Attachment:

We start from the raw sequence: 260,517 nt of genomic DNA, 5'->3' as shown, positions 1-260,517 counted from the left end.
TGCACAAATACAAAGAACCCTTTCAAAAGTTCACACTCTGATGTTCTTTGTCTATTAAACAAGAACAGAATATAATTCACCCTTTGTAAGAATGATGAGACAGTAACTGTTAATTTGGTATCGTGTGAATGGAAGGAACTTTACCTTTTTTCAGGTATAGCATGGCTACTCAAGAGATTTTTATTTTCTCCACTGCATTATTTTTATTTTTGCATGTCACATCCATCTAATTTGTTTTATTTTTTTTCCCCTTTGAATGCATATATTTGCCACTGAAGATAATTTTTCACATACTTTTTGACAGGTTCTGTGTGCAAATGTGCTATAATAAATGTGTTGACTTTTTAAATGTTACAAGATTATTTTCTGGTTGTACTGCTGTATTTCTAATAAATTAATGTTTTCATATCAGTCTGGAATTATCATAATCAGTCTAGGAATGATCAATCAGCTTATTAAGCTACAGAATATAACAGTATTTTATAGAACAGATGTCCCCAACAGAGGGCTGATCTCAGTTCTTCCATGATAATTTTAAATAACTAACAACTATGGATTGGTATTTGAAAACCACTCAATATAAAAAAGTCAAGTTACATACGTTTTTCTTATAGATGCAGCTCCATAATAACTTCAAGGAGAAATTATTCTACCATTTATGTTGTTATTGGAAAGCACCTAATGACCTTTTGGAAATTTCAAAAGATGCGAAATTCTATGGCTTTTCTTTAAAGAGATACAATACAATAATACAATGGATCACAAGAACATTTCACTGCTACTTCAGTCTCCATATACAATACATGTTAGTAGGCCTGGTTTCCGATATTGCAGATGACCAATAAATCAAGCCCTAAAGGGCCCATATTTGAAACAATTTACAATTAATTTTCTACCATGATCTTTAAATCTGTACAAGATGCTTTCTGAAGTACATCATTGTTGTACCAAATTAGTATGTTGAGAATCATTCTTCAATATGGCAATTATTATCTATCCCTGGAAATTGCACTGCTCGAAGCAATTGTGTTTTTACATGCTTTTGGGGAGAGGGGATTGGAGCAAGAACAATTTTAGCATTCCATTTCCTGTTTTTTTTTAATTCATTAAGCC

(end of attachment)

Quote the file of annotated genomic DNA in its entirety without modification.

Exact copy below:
We start from the raw sequence: 260,517 nt of genomic DNA, 5'->3' as shown, positions 1-260,517 counted from the left end.
TGCACAAATACAAAGAACCCTTTCAAAAGTTCACACTCTGATGTTCTTTGTCTATTAAACAAGAACAGAATATAATTCACCCTTTGTAAGAATGATGAGACAGTAACTGTTAATTTGGTATCGTGTGAATGGAAGGAACTTTACCTTTTTTCAGGTATAGCATGGCTACTCAAGAGATTTTTATTTTCTCCACTGCATTATTTTTATTTTTGCATGTCACATCCATCTAATTTGTTTTATTTTTTTTCCCCTTTGAATGCATATATTTGCCACTGAAGATAATTTTTCACATACTTTTTGACAGGTTCTGTGTGCAAATGTGCTATAATAAATGTGTTGACTTTTTAAATGTTACAAGATTATTTTCTGGTTGTACTGCTGTATTTCTAATAAATTAATGTTTTCATATCAGTCTGGAATTATCATAATCAGTCTAGGAATGATCAATCAGCTTATTAAGCTACAGAATATAACAGTATTTTATAGAACAGATGTCCCCAACAGAGGGCTGATCTCAGTTCTTCCATGATAATTTTAAATAACTAACAACTATGGATTGGTATTTGAAAACCACTCAATATAAAAAAGTCAAGTTACATACGTTTTTCTTATAGATGCAGCTCCATAATAACTTCAAGGAGAAATTATTCTACCATTTATGTTGTTATTGGAAAGCACCTAATGACCTTTTGGAAATTTCAAAAGATGCGAAATTCTATGGCTTTTCTTTAAAGAGATACAATACAATAATACAATGGATCACAAGAACATTTCACTGCTACTTCAGTCTCCATATACAATACATGTTAGTAGGCCTGGTTTCCGATATTGCAGATGACCAATAAATCAAGCCCTAAAGGGCCCATATTTGAAACAATTTACAATTAATTTTCTACCATGATCTTTAAATCTGTACAAGATGCTTTCTGAAGTACATCATTGTTGTACCAAATTAGTATGTTGAGAATCATTCTTCAATATGGCAATTATTATCTATCCCTGGAAATTGCACTGCTCGAAGCAATTGTGTTTTTACATGCTTTTGGGGAGAGGGGATTGGAGCAAGAACAATTTTAGCATTCCATTTCCTGTTTTTTTTTAATTCATTAAGCC